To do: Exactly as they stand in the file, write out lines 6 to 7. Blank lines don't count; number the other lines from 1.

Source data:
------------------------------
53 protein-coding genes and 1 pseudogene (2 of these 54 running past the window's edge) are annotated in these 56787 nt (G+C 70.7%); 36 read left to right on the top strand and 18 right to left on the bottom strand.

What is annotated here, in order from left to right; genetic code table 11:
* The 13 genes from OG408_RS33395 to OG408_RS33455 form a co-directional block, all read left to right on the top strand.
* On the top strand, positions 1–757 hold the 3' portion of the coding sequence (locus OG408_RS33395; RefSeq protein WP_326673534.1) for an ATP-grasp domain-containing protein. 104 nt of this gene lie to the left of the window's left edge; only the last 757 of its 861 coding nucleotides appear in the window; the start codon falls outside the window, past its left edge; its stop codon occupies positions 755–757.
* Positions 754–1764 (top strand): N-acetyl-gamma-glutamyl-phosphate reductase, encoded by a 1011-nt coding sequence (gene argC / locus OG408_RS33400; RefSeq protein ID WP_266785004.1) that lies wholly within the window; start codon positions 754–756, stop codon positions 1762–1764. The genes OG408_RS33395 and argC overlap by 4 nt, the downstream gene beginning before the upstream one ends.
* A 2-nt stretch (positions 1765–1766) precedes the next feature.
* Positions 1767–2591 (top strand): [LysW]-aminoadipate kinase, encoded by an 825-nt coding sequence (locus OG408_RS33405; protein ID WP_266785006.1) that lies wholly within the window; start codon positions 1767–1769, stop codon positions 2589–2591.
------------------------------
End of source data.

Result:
* A 2-nt stretch (positions 1765–1766) precedes the next feature.
* Positions 1767–2591 (top strand): [LysW]-aminoadipate kinase, encoded by an 825-nt coding sequence (locus OG408_RS33405; protein ID WP_266785006.1) that lies wholly within the window; start codon positions 1767–1769, stop codon positions 2589–2591.